- It offers coupon payments as well as the prospect of a principal repayment at maturity. It excludes any covenants with unique features, such as the call feature, which allows the bond to be redeemed before maturity. The straightforward structure makes it easy for investors and borrowers to commit their funds.
- Bonds are debt securities that are advantageous to both investors and debtors. Borrowers can lower their cost of capital by using low-cost bond financing. Bond coupon payments provide investors with continuous and predictable income. In the simplest terms, it gives investors and borrowers that flexibility.
Things To Consider
- Straight bonds provide investors with a consistent stream of income. The interest rate, coupon payment interval, and maturity repayment are the most important elements of this bond. This bond has no unique characteristics or covenants.
- They often lack the flexibility that investors seek because they do not provide any particular features. Borrowers typically sell straight bonds at a discount to par value on the market as a kind of compensation. It entices investors to purchase these bonds at a discount to par value and then sell them at a higher price in the market. Some investors hold these bonds until they are due to be redeemed at face value. Their main goal is to get regular coupon payments from a straight bond.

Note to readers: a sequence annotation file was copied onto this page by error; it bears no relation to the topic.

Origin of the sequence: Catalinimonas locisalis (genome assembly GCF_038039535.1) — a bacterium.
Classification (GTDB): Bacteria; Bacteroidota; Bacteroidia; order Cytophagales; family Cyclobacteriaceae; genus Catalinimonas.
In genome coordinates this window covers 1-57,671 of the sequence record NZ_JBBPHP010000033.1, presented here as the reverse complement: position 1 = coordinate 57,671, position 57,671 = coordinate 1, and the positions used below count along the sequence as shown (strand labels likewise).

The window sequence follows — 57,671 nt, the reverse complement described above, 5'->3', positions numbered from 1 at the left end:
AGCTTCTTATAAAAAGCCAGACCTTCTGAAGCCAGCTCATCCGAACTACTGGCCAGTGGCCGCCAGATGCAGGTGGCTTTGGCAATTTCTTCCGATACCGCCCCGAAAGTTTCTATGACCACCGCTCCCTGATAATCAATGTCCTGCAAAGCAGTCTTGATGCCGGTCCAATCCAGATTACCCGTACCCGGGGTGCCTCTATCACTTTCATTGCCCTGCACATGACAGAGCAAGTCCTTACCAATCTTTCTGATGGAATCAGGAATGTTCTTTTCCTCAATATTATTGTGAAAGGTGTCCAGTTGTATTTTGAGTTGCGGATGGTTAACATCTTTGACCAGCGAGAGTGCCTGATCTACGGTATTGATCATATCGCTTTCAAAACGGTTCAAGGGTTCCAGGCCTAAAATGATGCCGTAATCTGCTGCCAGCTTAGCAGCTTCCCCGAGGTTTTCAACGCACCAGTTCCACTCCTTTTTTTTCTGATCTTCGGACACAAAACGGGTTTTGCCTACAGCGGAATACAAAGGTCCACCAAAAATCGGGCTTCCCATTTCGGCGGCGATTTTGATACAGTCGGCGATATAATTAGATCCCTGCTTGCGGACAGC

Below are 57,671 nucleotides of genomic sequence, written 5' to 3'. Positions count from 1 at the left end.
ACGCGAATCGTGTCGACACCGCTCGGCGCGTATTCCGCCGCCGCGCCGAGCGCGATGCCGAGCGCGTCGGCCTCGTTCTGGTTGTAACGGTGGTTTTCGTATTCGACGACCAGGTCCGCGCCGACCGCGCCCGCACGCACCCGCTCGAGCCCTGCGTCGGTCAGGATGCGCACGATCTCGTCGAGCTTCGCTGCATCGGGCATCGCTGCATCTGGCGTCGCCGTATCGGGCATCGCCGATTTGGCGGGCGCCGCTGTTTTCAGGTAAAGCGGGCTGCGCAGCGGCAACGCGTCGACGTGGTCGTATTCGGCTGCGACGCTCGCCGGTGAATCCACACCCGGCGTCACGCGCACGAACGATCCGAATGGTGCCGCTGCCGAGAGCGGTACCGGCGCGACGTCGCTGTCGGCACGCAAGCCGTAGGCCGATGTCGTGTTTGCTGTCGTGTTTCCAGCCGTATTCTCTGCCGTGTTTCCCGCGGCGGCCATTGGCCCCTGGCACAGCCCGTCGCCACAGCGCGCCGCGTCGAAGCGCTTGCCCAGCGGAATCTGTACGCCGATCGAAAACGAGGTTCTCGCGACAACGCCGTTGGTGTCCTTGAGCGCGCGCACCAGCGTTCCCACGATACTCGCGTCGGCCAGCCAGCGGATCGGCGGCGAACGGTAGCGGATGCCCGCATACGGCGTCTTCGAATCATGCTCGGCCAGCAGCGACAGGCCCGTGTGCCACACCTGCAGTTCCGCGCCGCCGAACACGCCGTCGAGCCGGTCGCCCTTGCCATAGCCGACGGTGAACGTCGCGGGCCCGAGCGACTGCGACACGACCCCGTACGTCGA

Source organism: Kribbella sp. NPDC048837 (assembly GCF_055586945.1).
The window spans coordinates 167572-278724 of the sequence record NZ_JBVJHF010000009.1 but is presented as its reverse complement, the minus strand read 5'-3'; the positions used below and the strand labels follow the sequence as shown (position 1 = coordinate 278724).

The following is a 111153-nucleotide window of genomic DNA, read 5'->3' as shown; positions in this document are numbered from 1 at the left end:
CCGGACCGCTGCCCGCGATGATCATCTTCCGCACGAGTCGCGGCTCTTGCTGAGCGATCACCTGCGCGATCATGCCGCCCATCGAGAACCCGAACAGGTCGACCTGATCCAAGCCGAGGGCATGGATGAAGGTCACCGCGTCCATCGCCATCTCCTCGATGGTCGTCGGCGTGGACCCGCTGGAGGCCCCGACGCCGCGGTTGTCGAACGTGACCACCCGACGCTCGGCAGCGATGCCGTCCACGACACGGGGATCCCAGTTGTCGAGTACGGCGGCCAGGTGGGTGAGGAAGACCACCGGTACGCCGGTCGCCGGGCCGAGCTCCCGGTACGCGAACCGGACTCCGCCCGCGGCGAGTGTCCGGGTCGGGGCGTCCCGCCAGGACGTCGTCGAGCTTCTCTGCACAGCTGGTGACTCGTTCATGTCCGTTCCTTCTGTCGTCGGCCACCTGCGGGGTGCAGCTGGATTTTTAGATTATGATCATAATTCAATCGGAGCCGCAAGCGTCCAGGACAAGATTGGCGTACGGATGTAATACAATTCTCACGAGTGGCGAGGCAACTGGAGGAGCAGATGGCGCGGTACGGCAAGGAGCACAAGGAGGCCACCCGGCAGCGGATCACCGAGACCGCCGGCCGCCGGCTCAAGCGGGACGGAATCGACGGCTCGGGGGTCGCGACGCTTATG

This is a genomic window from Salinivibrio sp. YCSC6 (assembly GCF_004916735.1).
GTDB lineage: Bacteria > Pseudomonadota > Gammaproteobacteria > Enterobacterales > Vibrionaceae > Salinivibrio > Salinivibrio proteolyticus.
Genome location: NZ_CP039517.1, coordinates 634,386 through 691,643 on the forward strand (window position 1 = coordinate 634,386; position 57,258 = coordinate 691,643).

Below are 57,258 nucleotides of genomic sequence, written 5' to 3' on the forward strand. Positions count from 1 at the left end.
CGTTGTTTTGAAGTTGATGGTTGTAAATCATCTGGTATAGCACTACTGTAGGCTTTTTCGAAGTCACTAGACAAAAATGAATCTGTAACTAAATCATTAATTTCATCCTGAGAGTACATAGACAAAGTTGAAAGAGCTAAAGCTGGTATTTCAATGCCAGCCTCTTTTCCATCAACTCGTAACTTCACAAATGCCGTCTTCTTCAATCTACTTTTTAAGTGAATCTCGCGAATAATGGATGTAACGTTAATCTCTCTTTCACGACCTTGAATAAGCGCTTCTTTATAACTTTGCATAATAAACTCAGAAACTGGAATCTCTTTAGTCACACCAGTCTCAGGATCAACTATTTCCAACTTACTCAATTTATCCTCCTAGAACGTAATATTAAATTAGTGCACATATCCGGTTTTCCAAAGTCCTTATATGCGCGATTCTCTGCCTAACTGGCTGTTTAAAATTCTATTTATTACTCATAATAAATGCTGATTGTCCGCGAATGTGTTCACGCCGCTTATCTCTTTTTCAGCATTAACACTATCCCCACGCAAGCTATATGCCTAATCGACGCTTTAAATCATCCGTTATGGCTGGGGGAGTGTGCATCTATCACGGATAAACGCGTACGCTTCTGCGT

- Investors profit from straight bonds by receiving coupon payments when the principal is repaid. The income portion of this bond is fixed once the interest rate and payment intervals are determined. Investors can profit by selling the bond at a higher price than when they bought it or by holding it until it matures. This, however, is dependent on the bond’s purchase price. If the investors purchase the bond for more than its face value, they will have to redeem it at a loss when it matures. If they purchase the bond at a discount, they will be able to redeem it at a profit when it matures.
Benefits of a Straight Bond
Straight bonds are the most basic type of financial instrument, yet they have various advantages.
-Through monthly coupon payments, investors can earn a steady income from a straight bond.
-Low-cost straight bonds can help borrowers minimise their total cost of financing.
-These relationships are simpler to assess.
-These bonds are extremely liquid, making them excellent marketable instruments.
-These bonds can help investors reduce the risk of their investment portfolio.
Drawbacks of a Straight Bond
Straight bonds, on the other hand, can have significant drawbacks.
-Straight bonds, like any other sort of bond, are subject to interest rate and default risk.
-Volatility is also a danger with these bonds.
-There are no special features embedded in these bonds to entice investors.
-Interest rate risk has an impact on the secondary market pricing of these bonds.
A straight bond has all of the characteristics of a debt instrument. It provides investors with regular coupon payments as well as principal repayment. There are no particular features or stipulations in a straight bond. It carries the same interest rate and default risk as any other bond.